The next consideration is what to test. Some businesses may decide to exclude static content as they assume that it is hosted on the content delivery network and will be fine. Typically, for this type of event, new websites are spun up with new landing pages. Retailers need to ask themselves a key question, however: Do the new pages get cached under their existing CDN setup and provide that much needed scale and offload? Or, has the business just created content that falls outside of existing rules, and their biggest asset on release day has just been rendered useless?
Retailers can also prepare by taking away value-add services, removing recommendation engines from key pages or turning off content targeting for a couple hours during the initial surge. Clearly, these decisions must be made across the business – from commerce all the way across to IT teams – as only a cohesive team effort can result in a lean website that is capable of surviving an expected spike.
Create a physical shopping experience on the web
When faced with an onslaught of traffic, many retailers resort to queuing systems. Queues are useful in creating a steadier flow of traffic; however, developers should use them as a last resort – an insurance policy that mitigates the losses of a website failure. These services would also do well to help retailers in instances where queuing numbers get extreme, enabling greater transparency with customers. For instance, retailers must always be clear on how much stock is available, avoiding keeping people in queues for a product that is sold out. Holding a surplus of customers in a queue can generate negative feeling from people who trusted the platform, damaging the business’ reputation in the long-term, as those who queued for hours might expect to have a product reserved.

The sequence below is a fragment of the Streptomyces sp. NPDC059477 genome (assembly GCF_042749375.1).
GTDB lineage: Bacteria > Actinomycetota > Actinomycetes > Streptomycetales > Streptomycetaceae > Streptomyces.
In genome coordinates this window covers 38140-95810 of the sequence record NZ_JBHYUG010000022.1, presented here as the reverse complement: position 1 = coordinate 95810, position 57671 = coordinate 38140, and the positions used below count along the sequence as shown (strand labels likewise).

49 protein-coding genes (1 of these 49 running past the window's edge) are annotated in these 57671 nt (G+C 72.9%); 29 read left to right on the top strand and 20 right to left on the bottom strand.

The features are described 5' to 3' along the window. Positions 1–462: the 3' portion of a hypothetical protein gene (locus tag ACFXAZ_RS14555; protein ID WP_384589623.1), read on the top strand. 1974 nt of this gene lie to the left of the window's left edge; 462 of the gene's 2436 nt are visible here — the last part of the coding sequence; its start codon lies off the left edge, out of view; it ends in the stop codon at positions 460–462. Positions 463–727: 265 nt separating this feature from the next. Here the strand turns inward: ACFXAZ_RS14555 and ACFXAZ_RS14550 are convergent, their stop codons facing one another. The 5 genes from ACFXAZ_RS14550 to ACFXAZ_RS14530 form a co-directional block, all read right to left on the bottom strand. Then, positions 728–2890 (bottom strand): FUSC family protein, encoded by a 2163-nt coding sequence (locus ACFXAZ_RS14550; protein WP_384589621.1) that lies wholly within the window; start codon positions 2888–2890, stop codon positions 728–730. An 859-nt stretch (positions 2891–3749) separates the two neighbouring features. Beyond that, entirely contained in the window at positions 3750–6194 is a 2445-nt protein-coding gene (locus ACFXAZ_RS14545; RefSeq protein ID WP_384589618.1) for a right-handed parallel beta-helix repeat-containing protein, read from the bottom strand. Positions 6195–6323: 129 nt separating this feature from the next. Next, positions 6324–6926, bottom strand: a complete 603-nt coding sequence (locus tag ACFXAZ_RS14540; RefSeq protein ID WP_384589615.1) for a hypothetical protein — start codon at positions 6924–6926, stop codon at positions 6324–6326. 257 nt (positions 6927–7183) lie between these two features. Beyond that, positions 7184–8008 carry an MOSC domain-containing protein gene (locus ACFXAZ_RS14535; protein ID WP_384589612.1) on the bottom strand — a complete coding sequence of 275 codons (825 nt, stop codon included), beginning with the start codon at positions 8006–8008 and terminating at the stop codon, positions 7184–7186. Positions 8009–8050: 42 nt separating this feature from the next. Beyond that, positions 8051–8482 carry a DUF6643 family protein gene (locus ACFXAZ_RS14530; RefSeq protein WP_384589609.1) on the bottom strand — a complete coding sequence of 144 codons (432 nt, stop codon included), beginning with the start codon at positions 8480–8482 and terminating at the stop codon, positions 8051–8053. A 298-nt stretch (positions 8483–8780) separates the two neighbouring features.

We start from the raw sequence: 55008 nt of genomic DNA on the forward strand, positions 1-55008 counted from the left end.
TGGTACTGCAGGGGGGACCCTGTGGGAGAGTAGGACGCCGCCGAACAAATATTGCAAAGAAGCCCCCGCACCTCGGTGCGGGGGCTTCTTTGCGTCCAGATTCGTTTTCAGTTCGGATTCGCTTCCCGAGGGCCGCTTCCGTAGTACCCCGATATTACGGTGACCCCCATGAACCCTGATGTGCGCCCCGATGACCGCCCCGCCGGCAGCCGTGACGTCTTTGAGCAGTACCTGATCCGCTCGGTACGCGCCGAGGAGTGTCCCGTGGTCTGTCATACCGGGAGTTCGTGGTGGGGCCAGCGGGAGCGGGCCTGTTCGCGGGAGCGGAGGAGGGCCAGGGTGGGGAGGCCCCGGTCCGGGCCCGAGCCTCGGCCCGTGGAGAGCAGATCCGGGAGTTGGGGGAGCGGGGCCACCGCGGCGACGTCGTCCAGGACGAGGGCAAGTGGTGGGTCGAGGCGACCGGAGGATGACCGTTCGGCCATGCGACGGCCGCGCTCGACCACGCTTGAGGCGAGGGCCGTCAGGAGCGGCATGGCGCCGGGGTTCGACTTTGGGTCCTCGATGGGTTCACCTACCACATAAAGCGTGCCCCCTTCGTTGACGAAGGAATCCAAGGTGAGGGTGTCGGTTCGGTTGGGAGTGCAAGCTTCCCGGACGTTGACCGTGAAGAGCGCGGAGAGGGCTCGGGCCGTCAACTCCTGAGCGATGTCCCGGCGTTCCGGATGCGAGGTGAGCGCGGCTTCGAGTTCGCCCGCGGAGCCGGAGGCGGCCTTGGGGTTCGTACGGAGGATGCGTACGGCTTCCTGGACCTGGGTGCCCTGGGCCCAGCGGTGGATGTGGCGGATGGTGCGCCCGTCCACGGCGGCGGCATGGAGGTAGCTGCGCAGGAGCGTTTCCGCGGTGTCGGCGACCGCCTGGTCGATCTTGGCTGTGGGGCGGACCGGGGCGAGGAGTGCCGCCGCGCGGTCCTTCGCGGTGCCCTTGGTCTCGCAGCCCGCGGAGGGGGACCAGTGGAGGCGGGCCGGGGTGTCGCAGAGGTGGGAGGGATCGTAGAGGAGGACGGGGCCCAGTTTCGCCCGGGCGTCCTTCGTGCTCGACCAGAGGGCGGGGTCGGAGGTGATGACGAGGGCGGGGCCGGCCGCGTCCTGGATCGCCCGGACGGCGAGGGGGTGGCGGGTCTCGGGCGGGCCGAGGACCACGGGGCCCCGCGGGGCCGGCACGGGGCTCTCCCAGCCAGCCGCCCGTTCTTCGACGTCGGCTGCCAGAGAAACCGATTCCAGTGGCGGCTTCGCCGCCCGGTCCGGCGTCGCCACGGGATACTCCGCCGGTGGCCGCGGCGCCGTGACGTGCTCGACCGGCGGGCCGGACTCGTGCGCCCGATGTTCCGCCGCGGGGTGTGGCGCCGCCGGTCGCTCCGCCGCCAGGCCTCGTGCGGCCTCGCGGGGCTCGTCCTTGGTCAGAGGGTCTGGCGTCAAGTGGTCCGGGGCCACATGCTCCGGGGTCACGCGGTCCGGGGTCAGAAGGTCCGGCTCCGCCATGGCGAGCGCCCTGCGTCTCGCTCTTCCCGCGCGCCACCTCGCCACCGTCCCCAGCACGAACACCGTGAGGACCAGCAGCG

Systems, such as online queues, should ultimately mimic the physical shopping experience as much as possible. When it comes to planning for major product releases, if retailers can allot customers stock upon entering the queue, it is more representative to someone entering a shop and picking the item off the shelf. In addition, if the website then encounters issues with the more transactional process of checking out, the retailer should let the customer enter their details and queue them virtually. With the introduction of edge computing, retailers now have a new tool in their armory to start applying complex logic near the end user but more importantly in an area of the internet or network with more scale and capacity. As the adoption grows, we should see more and more intuitive solutions that enable retailers to make queuing online much smarter and less stressful for users.
With e-commerce platforms continuing to be the ‘go to’ buying channel for people who are stuck at home, retailers are set to face increased traffic and customer demand. Retailers must prepare for this by continuously testing their website’s page load capacity. Those who do not adapt to this changing landscape, failing to adopt a seamless and reliable online shopping experience, will ultimately miss out on a large slice of their potential sales. In the coming year, it will be more essential than ever for retailers to be able to navigate the complex world of web performance.
Michael Gooding, Manager of Web Performance Architects, Akamai Technologies